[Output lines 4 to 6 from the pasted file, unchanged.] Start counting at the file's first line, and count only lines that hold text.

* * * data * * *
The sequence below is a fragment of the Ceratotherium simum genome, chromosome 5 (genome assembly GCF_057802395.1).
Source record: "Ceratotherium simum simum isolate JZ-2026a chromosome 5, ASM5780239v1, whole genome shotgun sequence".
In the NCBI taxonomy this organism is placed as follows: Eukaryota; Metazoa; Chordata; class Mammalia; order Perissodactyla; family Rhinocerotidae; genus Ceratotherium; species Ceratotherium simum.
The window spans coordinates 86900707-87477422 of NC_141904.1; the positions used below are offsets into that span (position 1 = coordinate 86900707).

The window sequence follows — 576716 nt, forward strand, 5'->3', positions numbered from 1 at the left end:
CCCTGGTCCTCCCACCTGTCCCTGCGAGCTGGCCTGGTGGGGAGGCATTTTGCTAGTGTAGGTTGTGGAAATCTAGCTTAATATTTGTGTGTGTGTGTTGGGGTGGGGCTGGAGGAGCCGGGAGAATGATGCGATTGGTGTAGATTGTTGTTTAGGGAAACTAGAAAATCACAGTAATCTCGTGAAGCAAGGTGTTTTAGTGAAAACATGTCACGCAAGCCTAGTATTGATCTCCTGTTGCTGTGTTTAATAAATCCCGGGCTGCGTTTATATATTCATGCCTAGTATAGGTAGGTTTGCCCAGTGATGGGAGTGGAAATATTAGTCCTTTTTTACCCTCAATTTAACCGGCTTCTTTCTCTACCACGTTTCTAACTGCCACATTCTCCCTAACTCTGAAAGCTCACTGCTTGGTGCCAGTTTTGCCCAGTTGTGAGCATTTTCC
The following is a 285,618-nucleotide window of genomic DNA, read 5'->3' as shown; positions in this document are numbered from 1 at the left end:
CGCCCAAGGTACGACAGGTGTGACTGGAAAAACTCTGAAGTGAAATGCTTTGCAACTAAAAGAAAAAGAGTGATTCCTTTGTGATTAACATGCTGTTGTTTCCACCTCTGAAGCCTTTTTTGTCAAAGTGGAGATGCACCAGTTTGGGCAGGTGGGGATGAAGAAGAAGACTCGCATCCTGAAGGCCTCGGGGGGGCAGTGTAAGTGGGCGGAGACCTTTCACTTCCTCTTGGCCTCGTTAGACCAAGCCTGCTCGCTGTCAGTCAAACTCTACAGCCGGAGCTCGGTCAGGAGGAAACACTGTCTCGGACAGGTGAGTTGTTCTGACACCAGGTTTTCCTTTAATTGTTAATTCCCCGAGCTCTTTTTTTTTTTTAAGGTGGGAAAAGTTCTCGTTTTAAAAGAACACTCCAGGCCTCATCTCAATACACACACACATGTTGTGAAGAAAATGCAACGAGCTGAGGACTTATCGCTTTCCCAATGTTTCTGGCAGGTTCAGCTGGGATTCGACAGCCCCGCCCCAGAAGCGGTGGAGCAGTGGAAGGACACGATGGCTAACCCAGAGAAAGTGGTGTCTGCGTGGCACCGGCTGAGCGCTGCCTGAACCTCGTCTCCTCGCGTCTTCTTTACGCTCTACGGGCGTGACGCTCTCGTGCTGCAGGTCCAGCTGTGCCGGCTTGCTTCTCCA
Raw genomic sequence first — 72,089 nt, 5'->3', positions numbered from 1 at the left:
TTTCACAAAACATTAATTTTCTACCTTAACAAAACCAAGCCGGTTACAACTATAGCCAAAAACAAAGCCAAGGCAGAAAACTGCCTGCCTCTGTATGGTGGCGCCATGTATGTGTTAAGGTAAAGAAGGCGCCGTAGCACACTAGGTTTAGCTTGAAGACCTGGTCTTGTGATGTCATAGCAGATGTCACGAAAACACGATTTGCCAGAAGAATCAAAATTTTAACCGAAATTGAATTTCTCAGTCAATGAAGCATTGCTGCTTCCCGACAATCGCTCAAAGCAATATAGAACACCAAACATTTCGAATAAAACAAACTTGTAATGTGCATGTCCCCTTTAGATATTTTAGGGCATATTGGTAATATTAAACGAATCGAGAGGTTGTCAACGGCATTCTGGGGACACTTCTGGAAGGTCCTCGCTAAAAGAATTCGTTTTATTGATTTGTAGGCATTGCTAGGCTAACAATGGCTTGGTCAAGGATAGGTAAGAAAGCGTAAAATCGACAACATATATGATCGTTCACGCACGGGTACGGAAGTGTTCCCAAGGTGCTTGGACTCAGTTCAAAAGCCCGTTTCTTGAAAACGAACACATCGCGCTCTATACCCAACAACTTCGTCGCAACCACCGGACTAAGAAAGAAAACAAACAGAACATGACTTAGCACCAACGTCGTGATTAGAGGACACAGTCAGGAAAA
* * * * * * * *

The window spans coordinates 86900707-87477422 of NC_141904.1; the positions used below are offsets into that span (position 1 = coordinate 86900707).

The window sequence follows — 576716 nt, forward strand, 5'->3', positions numbered from 1 at the left end:
CCCTGGTCCTCCCACCTGTCCCTGCGAGCTGGCCTGGTGGGGAGGCATTTTGCTAGTGTAGGTTGTGGAAATCTAGCTTAATATTTGTGTGTGTGTGTTGGGGTGGGGCTGGAGGAGCCGGGAGAATGATGCGATTGGTGTAGATTGTTGTTTAGGGAAACTAGAAAATCACAGTAATCTCGTGAAGCAAGGTGTTTTAGTGAAAACATGTCACGCAAGCCTAGTATTGATCTCCTGTTGCTGTGTTTAATAAATCCCGGGCTGCGTTTATATATTCATGCCTAGTATAGGTAGGTTTGCCCAGTGATGGGAGTGGAAATATTAGTCCTTTTTTACCCTCAATTTAACCGGCTTCTTTCTCTACCACGTTTCTAACTGCCACATTCTCCCTAACTCTGAAAGCTCACTGCTTGGTGCCAGTTTTGCCCAGTTGTGAGCATTTTCC